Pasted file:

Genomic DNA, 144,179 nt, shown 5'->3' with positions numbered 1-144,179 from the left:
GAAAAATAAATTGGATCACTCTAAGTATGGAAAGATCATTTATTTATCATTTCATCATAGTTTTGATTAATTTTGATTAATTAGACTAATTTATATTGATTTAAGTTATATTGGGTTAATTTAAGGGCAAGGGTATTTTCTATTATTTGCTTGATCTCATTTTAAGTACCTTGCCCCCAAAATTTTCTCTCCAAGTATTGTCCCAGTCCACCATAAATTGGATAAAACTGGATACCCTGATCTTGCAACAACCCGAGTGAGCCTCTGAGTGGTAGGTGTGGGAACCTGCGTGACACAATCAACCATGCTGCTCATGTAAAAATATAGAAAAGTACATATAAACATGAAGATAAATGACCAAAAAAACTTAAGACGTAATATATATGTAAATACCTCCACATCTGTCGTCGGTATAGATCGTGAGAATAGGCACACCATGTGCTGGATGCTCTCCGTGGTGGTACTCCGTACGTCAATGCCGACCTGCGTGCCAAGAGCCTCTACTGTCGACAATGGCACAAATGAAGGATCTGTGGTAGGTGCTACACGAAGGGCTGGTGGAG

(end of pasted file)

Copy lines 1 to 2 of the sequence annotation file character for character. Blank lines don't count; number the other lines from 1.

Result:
Genomic DNA, 144,179 nt, shown 5'->3' with positions numbered 1-144,179 from the left:
GAAAAATAAATTGGATCACTCTAAGTATGGAAAGATCATTTATTTATCATTTCATCATAGTTTTGATTAATTTTGATTAATTAGACTAATTTATATTGATTTAAGTTATATTGGGTTAATTTAAGGGCAAGGGTATTTTCTATTATTTGCTTGATCTCATTTTAAGTACCTTGCCCCCAAAATTTTCTCTCCAAGTATTGTCCCAGTCCACCATAAATTGGATAAAACTGGATACCCTGATCTTGCAACAACCCGAGTGAGCCTCTGAGTGGTAGGTGTGGGAACCTGCGTGACACAATCAACCATGCTGCTCATGTAAAAATATAGAAAAGTACATATAAACATGAAGATAAATGACCAAAAAAACTTAAGACGTAATATATATGTAAATACCTCCACATCTGTCGTCGGTATAGATCGTGAGAATAGGCACACCATGTGCTGGATGCTCTCCGTGGTGGTACTCCGTACGTCAATGCCGACCTGCGTGCCAAGAGCCTCTACTGTCGACAATGGCACAAATGAAGGATCTGTGGTAGGTGCTACACGAAGGGCTGGTGGAG